"I'll be fine, Elke. It's only a little cold." He said as he pulled on a second wool sweater. He could see that his efforts to placate her were not working.
"But you do not need to do it yourself. We can call the conservation office, like William said, and be done with it. You are not so young now." She was right, but he could not explain to her that such reasons would not change his mind.
The bulky clothes felt heavy on his frame now. His thick toque was pulled down to his eyebrows. His breath curled in the air before his face.
He gazed across the pasture toward the dark shadow of the forest. Yeti dozed at his feet. The stable was closed and locked. Robert sat with his gun, loaded and leaning against the corner of the shed, looking out the top half of the building’s Dutch door.
The night was clear and windless. Before midnight a half moon rose, faintly illuminating the valley with its serene glow. It climbed in a graceful arc across the southern sky.
Robert shifted on his stool. It grew colder. He sipped from the dented thermos of coffee he had brought to keep himself warm and alert. His knees throbbed.
He dimly remembered stories his grandfather had told him. Of awaiting the wolves to come at night in the snowy expanse of the taiga in Sweden. Stories told by the fire when Robert was a small child. Of watching and waiting to protect his family's herd of cattle. In his mind's eye his grandfather sat alone on a mountaintop, gun aimed and ready, peering down the barrel at a lone wolf on a frozen lake. But there were no mountains where his grandfather was from. And Sweden had few wolves these days.
He drifted near the edge of sleep, then shivered awake. The moon finished its traverse of the stars and sank swiftly behind the mountains at the western edge of the valley.
The bear did not appear. Whether aware of his presence, or simply full from devouring Hot Shot, he wasn't sure. As the sky imperceptibly lightened and the birds began their dawn chorus, Robert returned to the house. He unloaded his gun, pocketing the shells, then laid it and his jacket down beside the door, barely able to stay upright as he removed his stiff boots. He climbed the stairs slowly, fell into bed, and slept.
"You know you don't have to do everything yourself, Dad." Johanna said as they walked slowly down the gravel road behind Josie and Yeti that afternoon. The huge dog waited patiently as the meandering toddler investigated mud puddles, panting in the sunshine under his heavy winter coat. The trees remained bare along the roadside, their spring buds just beginning to show.
"And besides, the bear is just hungry and following its nature, right?" She looked at Robert, a slight challenge in her eyes.
Robert shook his head, though not to refute what his daughter said. "Yes, and it's my right to protect my investment," he answered.
"It's not the bear's fault that people bring helpless livestock into the mountains," she said, ignoring his argument. "And then are surprised when they get eaten." Johanna sighed and coaxed Josie out of a puddle which was threatening to reach the tops of her boots.
Robert didn't answer. They walked another few minutes in silence.
"William called the Conservation Officer this morning." Johanna said. "He said they've had a few reports of livestock being taken, as they usually do this time of year. He'll come tomorrow." His daughter didn't meet Robert's eye as she told him of his son-in-law's mutiny.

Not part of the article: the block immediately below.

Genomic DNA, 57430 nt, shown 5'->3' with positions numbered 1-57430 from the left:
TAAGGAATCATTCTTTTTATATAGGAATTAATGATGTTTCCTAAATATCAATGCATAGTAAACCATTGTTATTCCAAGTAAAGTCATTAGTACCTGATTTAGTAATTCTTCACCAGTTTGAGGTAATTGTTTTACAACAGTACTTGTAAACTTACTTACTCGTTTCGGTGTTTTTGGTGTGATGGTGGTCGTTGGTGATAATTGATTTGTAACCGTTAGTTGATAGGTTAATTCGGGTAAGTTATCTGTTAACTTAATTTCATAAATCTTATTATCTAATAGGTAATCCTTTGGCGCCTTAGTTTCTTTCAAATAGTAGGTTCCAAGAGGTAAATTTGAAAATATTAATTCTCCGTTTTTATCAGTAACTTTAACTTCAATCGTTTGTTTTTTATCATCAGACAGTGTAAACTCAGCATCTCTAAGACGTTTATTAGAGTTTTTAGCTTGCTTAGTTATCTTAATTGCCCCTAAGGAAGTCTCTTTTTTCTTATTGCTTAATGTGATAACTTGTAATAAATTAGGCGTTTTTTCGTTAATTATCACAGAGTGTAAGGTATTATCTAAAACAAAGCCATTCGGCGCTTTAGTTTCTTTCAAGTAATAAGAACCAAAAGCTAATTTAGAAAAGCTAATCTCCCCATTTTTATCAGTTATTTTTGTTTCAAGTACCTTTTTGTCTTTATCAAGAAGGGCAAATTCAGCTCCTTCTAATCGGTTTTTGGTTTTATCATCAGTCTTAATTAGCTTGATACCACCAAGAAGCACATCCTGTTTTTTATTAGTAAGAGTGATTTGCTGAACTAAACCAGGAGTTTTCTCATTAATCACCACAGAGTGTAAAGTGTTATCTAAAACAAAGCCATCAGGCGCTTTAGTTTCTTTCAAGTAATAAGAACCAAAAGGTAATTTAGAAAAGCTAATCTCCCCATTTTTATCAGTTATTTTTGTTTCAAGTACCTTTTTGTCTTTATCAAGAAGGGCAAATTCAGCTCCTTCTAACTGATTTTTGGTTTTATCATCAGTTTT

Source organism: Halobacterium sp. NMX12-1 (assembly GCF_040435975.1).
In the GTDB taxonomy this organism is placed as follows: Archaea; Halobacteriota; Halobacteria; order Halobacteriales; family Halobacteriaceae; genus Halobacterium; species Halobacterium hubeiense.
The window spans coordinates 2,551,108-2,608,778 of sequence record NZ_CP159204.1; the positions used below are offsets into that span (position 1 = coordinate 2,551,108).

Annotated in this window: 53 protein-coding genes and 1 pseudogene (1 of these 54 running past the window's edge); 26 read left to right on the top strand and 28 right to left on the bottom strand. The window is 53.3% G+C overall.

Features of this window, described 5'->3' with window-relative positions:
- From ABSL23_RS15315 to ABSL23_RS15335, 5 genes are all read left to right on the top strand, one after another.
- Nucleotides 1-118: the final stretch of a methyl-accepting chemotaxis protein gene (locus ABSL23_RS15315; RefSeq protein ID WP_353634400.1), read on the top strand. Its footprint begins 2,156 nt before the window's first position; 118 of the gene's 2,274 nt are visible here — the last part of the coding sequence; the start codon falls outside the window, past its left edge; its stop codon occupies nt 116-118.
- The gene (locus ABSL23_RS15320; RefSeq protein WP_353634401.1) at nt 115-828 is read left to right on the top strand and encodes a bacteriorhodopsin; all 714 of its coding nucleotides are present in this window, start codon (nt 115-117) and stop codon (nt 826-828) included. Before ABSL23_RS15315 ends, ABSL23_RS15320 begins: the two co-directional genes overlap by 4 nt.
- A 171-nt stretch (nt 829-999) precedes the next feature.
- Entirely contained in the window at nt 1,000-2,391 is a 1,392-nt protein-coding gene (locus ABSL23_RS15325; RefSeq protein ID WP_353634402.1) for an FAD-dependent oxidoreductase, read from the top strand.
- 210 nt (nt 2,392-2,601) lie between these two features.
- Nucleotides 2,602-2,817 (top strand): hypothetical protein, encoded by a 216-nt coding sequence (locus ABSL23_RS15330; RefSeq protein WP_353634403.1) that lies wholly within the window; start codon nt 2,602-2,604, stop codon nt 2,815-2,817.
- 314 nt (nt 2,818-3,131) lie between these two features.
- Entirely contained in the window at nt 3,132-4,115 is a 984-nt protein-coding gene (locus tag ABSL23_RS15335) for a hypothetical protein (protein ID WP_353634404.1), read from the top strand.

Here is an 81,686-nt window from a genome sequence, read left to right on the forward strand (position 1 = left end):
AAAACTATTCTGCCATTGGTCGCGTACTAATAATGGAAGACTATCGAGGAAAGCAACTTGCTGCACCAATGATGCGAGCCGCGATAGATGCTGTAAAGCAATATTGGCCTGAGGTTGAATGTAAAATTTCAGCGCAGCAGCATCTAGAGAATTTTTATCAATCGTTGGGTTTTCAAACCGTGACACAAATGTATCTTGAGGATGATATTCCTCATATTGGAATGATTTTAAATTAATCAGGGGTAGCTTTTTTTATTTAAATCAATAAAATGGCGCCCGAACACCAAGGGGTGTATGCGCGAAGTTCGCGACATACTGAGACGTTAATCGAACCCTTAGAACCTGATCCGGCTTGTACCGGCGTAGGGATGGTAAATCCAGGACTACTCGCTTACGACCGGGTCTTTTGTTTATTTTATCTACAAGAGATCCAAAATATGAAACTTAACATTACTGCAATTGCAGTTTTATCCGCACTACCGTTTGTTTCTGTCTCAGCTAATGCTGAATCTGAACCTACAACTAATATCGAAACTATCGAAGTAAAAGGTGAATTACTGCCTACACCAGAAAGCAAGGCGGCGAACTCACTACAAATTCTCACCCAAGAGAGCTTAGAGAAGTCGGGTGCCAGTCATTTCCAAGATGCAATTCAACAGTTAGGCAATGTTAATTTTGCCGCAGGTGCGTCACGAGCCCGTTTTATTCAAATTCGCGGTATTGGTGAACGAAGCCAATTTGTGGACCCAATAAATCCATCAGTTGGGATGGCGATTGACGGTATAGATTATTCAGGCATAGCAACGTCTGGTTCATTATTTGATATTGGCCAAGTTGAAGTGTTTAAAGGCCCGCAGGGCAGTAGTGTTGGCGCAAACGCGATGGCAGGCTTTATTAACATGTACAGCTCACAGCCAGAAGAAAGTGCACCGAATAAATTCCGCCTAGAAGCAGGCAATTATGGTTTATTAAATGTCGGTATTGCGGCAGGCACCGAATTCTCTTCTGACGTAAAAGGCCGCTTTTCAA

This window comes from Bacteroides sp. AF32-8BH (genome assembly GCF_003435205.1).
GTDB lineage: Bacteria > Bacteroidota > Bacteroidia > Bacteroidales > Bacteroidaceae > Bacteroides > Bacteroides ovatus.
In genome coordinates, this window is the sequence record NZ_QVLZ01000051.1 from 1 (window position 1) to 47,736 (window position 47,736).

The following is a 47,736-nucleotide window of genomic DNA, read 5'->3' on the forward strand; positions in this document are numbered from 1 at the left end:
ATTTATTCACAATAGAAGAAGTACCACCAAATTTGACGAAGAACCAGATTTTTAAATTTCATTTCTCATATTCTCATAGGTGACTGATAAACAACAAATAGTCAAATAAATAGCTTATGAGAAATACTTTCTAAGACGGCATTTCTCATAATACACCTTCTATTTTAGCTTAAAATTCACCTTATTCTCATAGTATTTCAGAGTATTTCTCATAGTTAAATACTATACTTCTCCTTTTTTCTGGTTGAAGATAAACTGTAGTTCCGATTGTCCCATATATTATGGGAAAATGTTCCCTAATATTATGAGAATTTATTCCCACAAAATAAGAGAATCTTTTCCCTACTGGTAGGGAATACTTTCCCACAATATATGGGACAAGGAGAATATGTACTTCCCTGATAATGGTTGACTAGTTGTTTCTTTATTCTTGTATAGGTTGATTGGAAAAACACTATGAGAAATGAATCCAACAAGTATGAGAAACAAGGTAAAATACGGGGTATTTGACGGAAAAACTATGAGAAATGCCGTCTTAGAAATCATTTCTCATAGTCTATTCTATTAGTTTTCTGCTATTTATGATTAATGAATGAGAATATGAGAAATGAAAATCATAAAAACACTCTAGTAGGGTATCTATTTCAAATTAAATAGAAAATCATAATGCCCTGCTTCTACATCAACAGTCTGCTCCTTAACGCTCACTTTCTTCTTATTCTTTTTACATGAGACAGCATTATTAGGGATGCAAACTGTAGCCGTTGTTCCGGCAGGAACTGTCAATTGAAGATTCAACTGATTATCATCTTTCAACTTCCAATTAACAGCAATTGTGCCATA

"I wish you and your mother would just let me handle it." Robert scowled, knowing after a lifetime of experience that this was among the more foolish wishes he might make. Johanna picked up her daughter and turned to her father.
"It's okay, Dad. They'll take care of it and we'll be back to normal. We can find another alpaca." She squeezed his arm and continued down the road.
Robert hunched his shoulders and followed, reflecting as he often had that his youngest daughter had inherited a double helping of stubbornness from her parents.
Robert resumed his watch that evening. Gravid clouds obscured the moon, which showed only in brief glimmers. Robert stood and paced to warm himself. Tonight he had replaced the coffee thermos with a hip flask. He took a nip of whiskey, bracing himself and warming his throat and belly.
A barred owl hooted its distinctive unearthly call. It repeated several times, then quieted. Yeti sniffed at the shed door and resettled himself, wrapping the fluff of his long tail across his nose.
Robert gripped his gun and grimaced at the dark field before him. He didn't want the conservation officer here. He could take care of the problem. The officers he'd encountered over the years never seemed to make situations better, with their flat expressions and idling trucks.
He thought again of his wife and daughter. He didn't feel any different than he had when he and Elke had bought the land all those years ago. They had been young and ignorant of what they were getting into, and completely captivated by the idea of converting a piece of land into a farm and a home. Of living surrounded by this magnificent wilderness.
What did his age have to do with a bear taking his alpaca? And who could argue that he shouldn't protect what was his? There were plenty more bears in the woods.
It began to snow. The heavy flakes silently filled the valley, obscuring the ridge and blurring the forest. Robert peered into the flurry and listened to the far-off rush of the river. All other sounds were muted.
Within half an hour the field was lightly carpeted, turning the grassy hummocks from mottled shadow into a blank canvas reflecting the glow of the broken moonlight. The yellow porch light from the farm house glowed dimly far up the hill, beckoning him back to a place of warmth and safety. He took another sip from his flask.